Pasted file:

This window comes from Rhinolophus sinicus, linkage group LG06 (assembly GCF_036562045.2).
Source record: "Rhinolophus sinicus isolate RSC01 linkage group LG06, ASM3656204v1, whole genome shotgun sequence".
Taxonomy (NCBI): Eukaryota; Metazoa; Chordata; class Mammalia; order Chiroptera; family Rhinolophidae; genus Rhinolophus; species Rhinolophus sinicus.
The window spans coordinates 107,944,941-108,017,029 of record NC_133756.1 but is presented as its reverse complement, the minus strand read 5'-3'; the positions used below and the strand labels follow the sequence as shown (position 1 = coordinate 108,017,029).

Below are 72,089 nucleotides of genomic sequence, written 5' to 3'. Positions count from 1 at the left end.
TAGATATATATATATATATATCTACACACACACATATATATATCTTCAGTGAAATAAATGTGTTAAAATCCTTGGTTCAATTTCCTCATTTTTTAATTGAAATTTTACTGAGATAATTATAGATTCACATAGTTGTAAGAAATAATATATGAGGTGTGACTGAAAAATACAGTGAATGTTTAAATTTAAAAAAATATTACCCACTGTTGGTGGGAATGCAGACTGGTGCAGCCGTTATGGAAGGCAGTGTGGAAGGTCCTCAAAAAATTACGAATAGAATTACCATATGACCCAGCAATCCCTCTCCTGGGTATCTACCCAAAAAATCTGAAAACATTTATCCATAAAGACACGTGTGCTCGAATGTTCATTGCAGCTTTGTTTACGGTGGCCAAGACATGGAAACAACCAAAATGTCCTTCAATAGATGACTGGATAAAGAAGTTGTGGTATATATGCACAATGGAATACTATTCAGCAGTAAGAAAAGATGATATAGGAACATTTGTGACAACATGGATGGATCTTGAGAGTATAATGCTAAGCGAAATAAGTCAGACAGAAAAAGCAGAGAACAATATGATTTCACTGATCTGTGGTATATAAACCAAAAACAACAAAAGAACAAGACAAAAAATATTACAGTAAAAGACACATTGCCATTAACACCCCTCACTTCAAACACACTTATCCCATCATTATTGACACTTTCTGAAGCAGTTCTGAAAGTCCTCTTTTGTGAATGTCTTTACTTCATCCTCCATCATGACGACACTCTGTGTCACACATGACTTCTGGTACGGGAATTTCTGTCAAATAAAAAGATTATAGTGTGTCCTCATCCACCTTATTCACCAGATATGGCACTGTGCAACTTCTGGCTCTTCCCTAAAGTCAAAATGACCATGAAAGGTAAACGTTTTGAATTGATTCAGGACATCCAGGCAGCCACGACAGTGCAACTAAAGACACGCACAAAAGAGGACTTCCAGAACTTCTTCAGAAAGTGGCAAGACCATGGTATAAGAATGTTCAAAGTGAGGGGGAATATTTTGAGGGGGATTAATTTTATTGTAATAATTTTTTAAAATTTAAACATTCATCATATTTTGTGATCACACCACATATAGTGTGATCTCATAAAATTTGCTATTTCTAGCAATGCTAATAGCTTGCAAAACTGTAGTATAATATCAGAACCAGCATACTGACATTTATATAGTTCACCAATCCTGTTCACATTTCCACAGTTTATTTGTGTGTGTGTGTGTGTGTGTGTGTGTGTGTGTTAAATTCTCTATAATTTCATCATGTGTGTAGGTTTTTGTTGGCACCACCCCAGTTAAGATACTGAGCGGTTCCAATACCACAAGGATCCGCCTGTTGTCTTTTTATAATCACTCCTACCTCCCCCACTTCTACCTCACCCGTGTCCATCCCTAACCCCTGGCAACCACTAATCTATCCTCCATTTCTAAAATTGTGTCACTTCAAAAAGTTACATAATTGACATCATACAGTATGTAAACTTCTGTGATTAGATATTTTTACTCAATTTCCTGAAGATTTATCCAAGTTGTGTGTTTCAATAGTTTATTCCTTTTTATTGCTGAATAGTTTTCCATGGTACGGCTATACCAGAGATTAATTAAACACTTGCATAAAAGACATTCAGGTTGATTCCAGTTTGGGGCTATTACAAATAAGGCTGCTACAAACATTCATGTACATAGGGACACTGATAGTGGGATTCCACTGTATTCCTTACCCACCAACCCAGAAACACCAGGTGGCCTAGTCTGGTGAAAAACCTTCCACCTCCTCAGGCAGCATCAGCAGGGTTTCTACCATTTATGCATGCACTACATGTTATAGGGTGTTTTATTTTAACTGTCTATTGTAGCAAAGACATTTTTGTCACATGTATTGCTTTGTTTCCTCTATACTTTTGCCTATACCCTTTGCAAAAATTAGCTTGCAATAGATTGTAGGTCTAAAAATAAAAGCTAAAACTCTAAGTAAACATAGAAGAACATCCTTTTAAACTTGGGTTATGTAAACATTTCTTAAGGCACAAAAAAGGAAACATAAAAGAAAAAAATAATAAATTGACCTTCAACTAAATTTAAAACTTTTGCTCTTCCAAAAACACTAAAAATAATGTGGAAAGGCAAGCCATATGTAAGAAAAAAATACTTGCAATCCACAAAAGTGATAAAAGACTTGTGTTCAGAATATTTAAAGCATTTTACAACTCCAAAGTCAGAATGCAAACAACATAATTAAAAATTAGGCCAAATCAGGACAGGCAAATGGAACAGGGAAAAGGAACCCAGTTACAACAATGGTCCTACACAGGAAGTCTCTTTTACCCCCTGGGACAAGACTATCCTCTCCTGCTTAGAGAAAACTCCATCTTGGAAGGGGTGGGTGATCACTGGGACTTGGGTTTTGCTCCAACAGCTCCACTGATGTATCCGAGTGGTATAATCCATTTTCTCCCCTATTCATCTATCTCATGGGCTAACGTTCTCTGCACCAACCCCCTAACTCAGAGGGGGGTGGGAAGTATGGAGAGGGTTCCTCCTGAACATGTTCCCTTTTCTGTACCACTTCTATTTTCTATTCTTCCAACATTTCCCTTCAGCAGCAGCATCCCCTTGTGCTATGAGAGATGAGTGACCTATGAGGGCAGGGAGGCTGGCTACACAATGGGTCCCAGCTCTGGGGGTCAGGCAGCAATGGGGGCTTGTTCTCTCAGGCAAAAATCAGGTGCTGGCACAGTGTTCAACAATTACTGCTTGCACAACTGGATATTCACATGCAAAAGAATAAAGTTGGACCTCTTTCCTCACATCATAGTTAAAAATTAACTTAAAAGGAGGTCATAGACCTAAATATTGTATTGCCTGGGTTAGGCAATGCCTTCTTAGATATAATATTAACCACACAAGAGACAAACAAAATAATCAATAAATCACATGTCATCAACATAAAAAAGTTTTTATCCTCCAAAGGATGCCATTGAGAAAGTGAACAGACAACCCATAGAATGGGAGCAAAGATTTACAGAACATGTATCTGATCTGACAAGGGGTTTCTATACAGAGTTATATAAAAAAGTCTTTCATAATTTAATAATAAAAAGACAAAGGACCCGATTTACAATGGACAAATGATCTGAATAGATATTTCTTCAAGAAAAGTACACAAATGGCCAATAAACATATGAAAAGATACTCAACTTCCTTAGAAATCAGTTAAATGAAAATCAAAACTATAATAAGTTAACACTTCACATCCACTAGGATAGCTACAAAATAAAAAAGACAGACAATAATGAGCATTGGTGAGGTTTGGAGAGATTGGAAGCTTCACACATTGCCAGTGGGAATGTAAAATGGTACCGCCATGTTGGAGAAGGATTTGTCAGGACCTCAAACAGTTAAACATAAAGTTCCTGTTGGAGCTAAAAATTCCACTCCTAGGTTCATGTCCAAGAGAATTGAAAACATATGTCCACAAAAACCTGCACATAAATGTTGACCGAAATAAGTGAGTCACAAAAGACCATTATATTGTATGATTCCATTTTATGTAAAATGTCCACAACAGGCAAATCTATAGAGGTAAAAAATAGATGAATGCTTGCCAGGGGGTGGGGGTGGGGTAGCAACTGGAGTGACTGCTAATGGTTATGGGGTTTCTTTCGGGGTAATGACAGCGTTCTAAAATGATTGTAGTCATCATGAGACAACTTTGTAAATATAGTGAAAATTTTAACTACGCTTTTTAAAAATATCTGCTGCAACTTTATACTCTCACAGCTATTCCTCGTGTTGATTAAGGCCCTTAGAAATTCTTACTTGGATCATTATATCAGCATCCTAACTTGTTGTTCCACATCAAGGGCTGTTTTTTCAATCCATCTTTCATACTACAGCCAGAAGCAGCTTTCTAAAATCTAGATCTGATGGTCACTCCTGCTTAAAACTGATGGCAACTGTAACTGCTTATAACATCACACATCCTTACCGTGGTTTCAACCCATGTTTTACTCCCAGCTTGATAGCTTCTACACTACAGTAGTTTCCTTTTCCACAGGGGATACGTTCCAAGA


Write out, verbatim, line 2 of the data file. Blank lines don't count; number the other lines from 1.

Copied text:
Source record: "Rhinolophus sinicus isolate RSC01 linkage group LG06, ASM3656204v1, whole genome shotgun sequence".